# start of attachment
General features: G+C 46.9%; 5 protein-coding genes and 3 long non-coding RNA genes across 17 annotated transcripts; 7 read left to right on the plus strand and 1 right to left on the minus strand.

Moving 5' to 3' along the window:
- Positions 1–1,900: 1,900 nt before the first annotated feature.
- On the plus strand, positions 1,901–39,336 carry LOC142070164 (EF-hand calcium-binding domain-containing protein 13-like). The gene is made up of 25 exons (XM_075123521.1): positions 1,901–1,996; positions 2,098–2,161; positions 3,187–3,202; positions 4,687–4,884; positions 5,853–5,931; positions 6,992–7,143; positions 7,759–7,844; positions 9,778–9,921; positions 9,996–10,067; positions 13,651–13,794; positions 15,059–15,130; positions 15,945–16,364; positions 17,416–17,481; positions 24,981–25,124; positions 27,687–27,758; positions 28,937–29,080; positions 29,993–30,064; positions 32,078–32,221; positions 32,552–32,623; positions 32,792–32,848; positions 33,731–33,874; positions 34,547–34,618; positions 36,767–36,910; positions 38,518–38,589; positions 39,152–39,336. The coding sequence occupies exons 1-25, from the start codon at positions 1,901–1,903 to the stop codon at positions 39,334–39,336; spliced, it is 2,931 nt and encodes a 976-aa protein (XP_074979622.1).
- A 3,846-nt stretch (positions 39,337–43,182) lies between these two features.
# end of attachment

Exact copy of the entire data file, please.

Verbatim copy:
General features: G+C 46.9%; 5 protein-coding genes and 3 long non-coding RNA genes across 17 annotated transcripts; 7 read left to right on the plus strand and 1 right to left on the minus strand.

Moving 5' to 3' along the window:
- Positions 1–1,900: 1,900 nt before the first annotated feature.
- On the plus strand, positions 1,901–39,336 carry LOC142070164 (EF-hand calcium-binding domain-containing protein 13-like). The gene is made up of 25 exons (XM_075123521.1): positions 1,901–1,996; positions 2,098–2,161; positions 3,187–3,202; positions 4,687–4,884; positions 5,853–5,931; positions 6,992–7,143; positions 7,759–7,844; positions 9,778–9,921; positions 9,996–10,067; positions 13,651–13,794; positions 15,059–15,130; positions 15,945–16,364; positions 17,416–17,481; positions 24,981–25,124; positions 27,687–27,758; positions 28,937–29,080; positions 29,993–30,064; positions 32,078–32,221; positions 32,552–32,623; positions 32,792–32,848; positions 33,731–33,874; positions 34,547–34,618; positions 36,767–36,910; positions 38,518–38,589; positions 39,152–39,336. The coding sequence occupies exons 1-25, from the start codon at positions 1,901–1,903 to the stop codon at positions 39,334–39,336; spliced, it is 2,931 nt and encodes a 976-aa protein (XP_074979622.1).
- A 3,846-nt stretch (positions 39,337–43,182) lies between these two features.